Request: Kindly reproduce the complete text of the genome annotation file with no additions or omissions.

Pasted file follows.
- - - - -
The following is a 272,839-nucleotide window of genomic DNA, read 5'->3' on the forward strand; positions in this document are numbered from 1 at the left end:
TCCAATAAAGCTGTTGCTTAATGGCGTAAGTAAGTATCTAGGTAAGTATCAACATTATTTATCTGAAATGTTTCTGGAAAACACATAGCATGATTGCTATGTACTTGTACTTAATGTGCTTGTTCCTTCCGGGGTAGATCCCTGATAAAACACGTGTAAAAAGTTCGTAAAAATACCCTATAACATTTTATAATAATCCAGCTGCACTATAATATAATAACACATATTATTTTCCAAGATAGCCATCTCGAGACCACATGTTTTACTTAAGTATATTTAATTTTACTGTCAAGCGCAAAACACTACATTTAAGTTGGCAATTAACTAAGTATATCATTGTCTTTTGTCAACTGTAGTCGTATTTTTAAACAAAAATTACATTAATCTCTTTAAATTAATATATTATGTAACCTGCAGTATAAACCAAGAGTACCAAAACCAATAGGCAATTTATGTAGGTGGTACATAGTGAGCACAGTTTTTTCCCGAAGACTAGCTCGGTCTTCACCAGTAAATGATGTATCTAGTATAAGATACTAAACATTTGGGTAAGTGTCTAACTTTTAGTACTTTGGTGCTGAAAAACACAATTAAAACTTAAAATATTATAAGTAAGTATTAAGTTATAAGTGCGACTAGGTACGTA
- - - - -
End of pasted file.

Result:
The following is a 272,839-nucleotide window of genomic DNA, read 5'->3' on the forward strand; positions in this document are numbered from 1 at the left end:
TCCAATAAAGCTGTTGCTTAATGGCGTAAGTAAGTATCTAGGTAAGTATCAACATTATTTATCTGAAATGTTTCTGGAAAACACATAGCATGATTGCTATGTACTTGTACTTAATGTGCTTGTTCCTTCCGGGGTAGATCCCTGATAAAACACGTGTAAAAAGTTCGTAAAAATACCCTATAACATTTTATAATAATCCAGCTGCACTATAATATAATAACACATATTATTTTCCAAGATAGCCATCTCGAGACCACATGTTTTACTTAAGTATATTTAATTTTACTGTCAAGCGCAAAACACTACATTTAAGTTGGCAATTAACTAAGTATATCATTGTCTTTTGTCAACTGTAGTCGTATTTTTAAACAAAAATTACATTAATCTCTTTAAATTAATATATTATGTAACCTGCAGTATAAACCAAGAGTACCAAAACCAATAGGCAATTTATGTAGGTGGTACATAGTGAGCACAGTTTTTTCCCGAAGACTAGCTCGGTCTTCACCAGTAAATGATGTATCTAGTATAAGATACTAAACATTTGGGTAAGTGTCTAACTTTTAGTACTTTGGTGCTGAAAAACACAATTAAAACTTAAAATATTATAAGTAAGTATTAAGTTATAAGTGCGACTAGGTACGTA